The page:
USA v. Luis Reyes-Cuellar
UNPUBLISHED OPINION FILED. [12-40073 Affirmed ] Judge: EGJ , Judge: FPB , Judge: JLD Mandate pull date is 11/08/2012 for Appellant Luis Orlando Reyes-Cuellar [12-40073]
Date Filed: 10/18/2012
IN THE UNITED STATES COURT OF APPEALS
United States Court of Appeals
FOR THE FIFTH CIRCUIT
October 18, 2012
Lyle W. Cayce
UNITED STATES OF AMERICA,
LUIS ORLANDO REYES-CUELLAR,
Appeal from the United States District Court
for the Southern District of Texas
USDC No. 7:11-CR-1003-2
Before JOLLY, BENAVIDES, and DENNIS, Circuit Judges.
Luis Orlando Reyes-Cuellar appeals the 108-month sentence imposed
following his guilty plea conviction for conspiracy to possess with intent to
distribute five kilograms or more of cocaine. Reyes-Cuellar argues that the
district court clearly erred in applying a two-level adjustment for possession of
a dangerous weapon. See U.S.S.G. § 2D1.1(b)(1). He contends that there was
insufficient evidence to show that the firearms recovered from the stash house
were possessed in connection with the offense or that he should have reasonably
Pursuant to 5TH CIR. R. 47.5, the court has determined that this opinion should not
be published and is not precedent except under the limited circumstances set forth in 5TH CIR.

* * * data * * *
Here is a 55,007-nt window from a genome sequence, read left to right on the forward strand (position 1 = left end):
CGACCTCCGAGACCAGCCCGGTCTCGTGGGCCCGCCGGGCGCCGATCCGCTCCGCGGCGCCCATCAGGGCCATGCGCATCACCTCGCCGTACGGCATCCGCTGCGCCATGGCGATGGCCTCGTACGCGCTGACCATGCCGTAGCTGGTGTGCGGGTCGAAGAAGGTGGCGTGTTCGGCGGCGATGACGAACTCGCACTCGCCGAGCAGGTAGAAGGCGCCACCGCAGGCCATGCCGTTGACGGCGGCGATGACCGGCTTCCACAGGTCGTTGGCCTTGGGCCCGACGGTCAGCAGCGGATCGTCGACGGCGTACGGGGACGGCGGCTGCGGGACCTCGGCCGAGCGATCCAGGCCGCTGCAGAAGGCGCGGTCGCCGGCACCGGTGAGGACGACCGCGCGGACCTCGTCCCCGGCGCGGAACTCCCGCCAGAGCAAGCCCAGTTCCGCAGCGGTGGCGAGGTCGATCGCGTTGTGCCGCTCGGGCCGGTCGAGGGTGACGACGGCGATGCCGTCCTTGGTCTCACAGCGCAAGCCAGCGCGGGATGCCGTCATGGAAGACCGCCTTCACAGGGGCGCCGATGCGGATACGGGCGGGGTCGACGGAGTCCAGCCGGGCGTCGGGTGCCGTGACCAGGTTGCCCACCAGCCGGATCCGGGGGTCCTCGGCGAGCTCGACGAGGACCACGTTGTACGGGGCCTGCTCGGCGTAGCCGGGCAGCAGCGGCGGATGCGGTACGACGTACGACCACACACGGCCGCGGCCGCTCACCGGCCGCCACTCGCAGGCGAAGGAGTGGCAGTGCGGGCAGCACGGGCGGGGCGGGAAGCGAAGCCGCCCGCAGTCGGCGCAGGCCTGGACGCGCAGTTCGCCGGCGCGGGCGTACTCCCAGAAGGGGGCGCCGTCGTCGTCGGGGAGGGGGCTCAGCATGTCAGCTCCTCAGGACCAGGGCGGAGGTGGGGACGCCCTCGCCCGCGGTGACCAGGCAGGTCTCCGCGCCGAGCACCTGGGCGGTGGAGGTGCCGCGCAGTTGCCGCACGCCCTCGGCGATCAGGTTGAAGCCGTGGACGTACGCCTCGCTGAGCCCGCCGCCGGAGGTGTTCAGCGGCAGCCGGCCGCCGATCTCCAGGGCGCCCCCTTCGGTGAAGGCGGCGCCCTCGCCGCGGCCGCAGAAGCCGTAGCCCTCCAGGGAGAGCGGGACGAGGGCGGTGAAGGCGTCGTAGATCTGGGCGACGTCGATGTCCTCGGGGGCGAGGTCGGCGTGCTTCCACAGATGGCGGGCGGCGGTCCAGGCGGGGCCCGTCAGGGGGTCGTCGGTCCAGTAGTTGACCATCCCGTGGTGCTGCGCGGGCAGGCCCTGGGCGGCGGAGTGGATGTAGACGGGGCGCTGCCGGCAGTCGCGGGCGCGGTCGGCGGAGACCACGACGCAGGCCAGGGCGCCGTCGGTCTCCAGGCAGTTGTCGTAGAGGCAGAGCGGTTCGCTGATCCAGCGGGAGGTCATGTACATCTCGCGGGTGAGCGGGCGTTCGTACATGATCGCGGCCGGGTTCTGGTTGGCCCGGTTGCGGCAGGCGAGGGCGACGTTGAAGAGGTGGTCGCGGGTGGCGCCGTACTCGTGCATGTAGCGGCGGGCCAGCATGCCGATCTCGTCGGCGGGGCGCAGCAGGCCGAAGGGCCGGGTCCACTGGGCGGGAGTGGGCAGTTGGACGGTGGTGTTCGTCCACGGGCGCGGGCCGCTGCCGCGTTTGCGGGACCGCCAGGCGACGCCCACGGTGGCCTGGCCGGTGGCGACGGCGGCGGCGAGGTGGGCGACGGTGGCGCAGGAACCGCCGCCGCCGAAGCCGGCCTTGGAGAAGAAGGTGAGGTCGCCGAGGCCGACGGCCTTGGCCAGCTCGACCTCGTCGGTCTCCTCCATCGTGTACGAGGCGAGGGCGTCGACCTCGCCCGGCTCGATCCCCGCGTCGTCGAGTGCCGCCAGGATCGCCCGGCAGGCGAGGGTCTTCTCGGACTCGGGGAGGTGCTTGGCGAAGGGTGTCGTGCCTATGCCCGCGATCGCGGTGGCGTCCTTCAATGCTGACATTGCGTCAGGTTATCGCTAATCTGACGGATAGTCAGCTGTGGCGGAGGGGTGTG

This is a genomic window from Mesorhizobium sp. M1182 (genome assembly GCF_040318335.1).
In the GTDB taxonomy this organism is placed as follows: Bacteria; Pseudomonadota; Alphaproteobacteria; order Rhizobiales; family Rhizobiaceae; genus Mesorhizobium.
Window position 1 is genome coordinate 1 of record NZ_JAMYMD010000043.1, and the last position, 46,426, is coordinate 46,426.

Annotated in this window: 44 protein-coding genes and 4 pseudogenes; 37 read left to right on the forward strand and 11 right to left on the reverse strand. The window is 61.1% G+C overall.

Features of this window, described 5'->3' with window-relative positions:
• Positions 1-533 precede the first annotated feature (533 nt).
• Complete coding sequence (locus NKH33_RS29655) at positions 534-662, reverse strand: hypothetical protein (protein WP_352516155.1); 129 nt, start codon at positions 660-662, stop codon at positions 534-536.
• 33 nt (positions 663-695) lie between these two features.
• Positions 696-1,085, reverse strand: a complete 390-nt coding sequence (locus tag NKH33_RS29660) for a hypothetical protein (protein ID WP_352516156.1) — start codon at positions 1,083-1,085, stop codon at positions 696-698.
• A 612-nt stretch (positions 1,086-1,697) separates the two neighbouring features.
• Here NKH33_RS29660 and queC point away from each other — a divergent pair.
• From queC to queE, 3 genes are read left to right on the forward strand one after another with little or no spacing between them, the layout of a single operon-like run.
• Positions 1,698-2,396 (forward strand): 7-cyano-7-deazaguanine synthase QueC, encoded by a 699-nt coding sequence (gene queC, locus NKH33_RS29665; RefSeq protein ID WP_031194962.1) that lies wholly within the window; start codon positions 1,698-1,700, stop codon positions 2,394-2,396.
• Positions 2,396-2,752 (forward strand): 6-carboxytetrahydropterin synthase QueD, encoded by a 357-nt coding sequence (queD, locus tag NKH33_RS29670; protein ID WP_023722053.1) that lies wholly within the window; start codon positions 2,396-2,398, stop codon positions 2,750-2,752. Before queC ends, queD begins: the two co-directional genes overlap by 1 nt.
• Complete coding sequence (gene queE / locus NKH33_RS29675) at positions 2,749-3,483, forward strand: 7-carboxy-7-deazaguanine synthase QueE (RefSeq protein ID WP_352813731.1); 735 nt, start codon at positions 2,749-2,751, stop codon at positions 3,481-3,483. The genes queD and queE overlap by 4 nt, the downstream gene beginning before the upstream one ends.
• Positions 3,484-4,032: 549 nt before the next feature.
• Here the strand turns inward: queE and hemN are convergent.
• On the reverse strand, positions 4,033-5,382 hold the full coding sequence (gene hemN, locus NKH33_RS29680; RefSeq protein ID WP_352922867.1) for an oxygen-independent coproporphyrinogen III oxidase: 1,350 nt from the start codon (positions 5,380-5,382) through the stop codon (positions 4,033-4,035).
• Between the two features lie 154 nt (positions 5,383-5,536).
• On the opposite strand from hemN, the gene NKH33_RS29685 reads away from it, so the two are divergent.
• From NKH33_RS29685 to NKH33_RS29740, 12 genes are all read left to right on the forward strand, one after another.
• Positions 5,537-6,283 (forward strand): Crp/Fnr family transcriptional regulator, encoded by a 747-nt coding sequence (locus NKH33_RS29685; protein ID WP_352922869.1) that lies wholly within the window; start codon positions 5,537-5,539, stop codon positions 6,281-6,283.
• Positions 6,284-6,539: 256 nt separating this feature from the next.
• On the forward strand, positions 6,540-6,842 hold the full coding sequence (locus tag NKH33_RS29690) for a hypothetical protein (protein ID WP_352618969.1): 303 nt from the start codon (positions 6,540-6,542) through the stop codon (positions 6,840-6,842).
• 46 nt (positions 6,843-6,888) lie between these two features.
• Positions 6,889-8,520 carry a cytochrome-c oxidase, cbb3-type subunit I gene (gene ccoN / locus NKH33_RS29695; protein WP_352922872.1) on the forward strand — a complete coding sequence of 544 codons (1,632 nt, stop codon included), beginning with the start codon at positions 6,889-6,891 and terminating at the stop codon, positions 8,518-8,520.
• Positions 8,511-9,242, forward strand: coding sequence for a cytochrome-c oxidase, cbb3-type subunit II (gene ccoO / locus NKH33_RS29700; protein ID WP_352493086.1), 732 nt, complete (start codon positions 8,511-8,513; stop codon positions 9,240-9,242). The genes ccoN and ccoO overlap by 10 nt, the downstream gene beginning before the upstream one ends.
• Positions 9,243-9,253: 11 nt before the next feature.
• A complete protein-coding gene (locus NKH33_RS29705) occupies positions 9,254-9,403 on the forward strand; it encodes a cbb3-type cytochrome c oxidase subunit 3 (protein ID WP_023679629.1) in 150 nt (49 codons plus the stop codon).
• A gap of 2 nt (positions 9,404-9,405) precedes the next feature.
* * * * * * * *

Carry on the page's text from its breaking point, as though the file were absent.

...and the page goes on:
Date Filed: 10/18/2012
foreseen that a dangerous weapon would be possessed. Reyes-Cuellar further
contends that the district court failed to make proper findings to support the
application of the enhancement.
This court generally reviews a district court’s interpretation or application
of the Guidelines de novo and its factual findings for clear error. United States
v. Cisneros-Gutierrez, 517 F.3d 751, 764 (5th Cir. 2008). “There is no clear error
if the district court’s finding is plausible in light of the record as a whole.” Id.
(internal quotation marks and citation omitted).
Section 2D1.1 should be applied “if the weapon was present, unless it is
clearly improbable that the weapon was connected with the offense.” § 2D1.1,
A defendant may be held responsible for “all reasonably
foreseeable acts” of others taken “in furtherance of . . . jointly under criminal
activity.” U.S.S.G. § 1B1.3(a)(1)(B); see also United States v. Mergerson, 4 F.3d
337, 350 (5th Cir. 1993). There is ample evidence that Reyes-Cuellar and his
coconspirator were jointly engaged in the crime of possession with intent to
distribute a large amount of cocaine. It was thus reasonably foreseeable that the
coconspirator would possess a dangerous weapon at a stash house known to be
“utilized to store large quantities of narcotics.” See United States v. Thomas, 120
F.3d 564, 574 (5th Cir. 1997); Mergerson, 4 F.3d at 350. The record reflects that
the district court considered the arguments presented by Reyes-Cuellar and
adopted the presentence report’s facts regarding the dangerous weapon
enhancement. See United States v. Rodriguez, 602 F.3d 346, 363 (5th Cir. 2010);
United States v. Huerta, 182 F.3d 361, 364 (5th Cir. 1999). Reyes-Cuellar has
failed to show that the district court clearly erred in applying the firearm
enhancement to his sentence. See Cisneros-Gutierrez, 517 F.3d at 764. The
judgment of the district court is therefore AFFIRMED.
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